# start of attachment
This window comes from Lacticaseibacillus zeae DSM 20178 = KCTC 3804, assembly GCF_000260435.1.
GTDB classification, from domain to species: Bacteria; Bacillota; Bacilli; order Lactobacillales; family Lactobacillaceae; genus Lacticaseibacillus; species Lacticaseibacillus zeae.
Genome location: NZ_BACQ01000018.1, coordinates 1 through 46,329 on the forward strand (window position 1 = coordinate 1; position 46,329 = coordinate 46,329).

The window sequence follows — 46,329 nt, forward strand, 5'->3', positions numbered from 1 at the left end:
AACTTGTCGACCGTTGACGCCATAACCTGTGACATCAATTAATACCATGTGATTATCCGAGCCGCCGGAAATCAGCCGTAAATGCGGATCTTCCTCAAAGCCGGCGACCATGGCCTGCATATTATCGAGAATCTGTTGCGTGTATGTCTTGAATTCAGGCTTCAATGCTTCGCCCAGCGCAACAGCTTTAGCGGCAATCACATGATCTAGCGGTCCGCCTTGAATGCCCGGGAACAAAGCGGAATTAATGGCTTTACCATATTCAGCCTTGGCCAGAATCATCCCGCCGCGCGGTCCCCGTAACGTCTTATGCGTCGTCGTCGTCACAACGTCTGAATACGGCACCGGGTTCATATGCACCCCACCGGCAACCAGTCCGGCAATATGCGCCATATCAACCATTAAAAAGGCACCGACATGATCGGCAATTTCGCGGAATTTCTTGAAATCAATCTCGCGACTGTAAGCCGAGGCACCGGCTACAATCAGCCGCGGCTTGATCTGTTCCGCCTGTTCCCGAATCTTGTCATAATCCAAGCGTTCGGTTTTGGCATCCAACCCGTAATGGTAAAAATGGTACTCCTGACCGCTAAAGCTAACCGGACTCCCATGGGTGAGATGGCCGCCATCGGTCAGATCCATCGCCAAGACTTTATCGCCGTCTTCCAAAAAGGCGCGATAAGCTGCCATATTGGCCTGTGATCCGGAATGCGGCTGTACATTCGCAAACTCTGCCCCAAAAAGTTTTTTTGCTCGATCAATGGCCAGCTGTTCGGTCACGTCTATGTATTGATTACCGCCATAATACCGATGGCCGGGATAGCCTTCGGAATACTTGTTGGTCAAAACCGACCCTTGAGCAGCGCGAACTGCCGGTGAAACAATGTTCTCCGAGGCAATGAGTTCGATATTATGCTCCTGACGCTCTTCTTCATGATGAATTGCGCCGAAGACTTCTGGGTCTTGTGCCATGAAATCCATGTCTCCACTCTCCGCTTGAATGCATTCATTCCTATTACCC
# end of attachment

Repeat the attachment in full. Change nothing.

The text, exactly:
This window comes from Lacticaseibacillus zeae DSM 20178 = KCTC 3804, assembly GCF_000260435.1.
GTDB classification, from domain to species: Bacteria; Bacillota; Bacilli; order Lactobacillales; family Lactobacillaceae; genus Lacticaseibacillus; species Lacticaseibacillus zeae.
Genome location: NZ_BACQ01000018.1, coordinates 1 through 46,329 on the forward strand (window position 1 = coordinate 1; position 46,329 = coordinate 46,329).

The window sequence follows — 46,329 nt, forward strand, 5'->3', positions numbered from 1 at the left end:
AACTTGTCGACCGTTGACGCCATAACCTGTGACATCAATTAATACCATGTGATTATCCGAGCCGCCGGAAATCAGCCGTAAATGCGGATCTTCCTCAAAGCCGGCGACCATGGCCTGCATATTATCGAGAATCTGTTGCGTGTATGTCTTGAATTCAGGCTTCAATGCTTCGCCCAGCGCAACAGCTTTAGCGGCAATCACATGATCTAGCGGTCCGCCTTGAATGCCCGGGAACAAAGCGGAATTAATGGCTTTACCATATTCAGCCTTGGCCAGAATCATCCCGCCGCGCGGTCCCCGTAACGTCTTATGCGTCGTCGTCGTCACAACGTCTGAATACGGCACCGGGTTCATATGCACCCCACCGGCAACCAGTCCGGCAATATGCGCCATATCAACCATTAAAAAGGCACCGACATGATCGGCAATTTCGCGGAATTTCTTGAAATCAATCTCGCGACTGTAAGCCGAGGCACCGGCTACAATCAGCCGCGGCTTGATCTGTTCCGCCTGTTCCCGAATCTTGTCATAATCCAAGCGTTCGGTTTTGGCATCCAACCCGTAATGGTAAAAATGGTACTCCTGACCGCTAAAGCTAACCGGACTCCCATGGGTGAGATGGCCGCCATCGGTCAGATCCATCGCCAAGACTTTATCGCCGTCTTCCAAAAAGGCGCGATAAGCTGCCATATTGGCCTGTGATCCGGAATGCGGCTGTACATTCGCAAACTCTGCCCCAAAAAGTTTTTTTGCTCGATCAATGGCCAGCTGTTCGGTCACGTCTATGTATTGATTACCGCCATAATACCGATGGCCGGGATAGCCTTCGGAATACTTGTTGGTCAAAACCGACCCTTGAGCAGCGCGAACTGCCGGTGAAACAATGTTCTCCGAGGCAATGAGTTCGATATTATGCTCCTGACGCTCTTCTTCATGATGAATTGCGCCGAAGACTTCTGGGTCTTGTGCCATGAAATCCATGTCTCCACTCTCCGCTTGAATGCATTCATTCCTATTACCC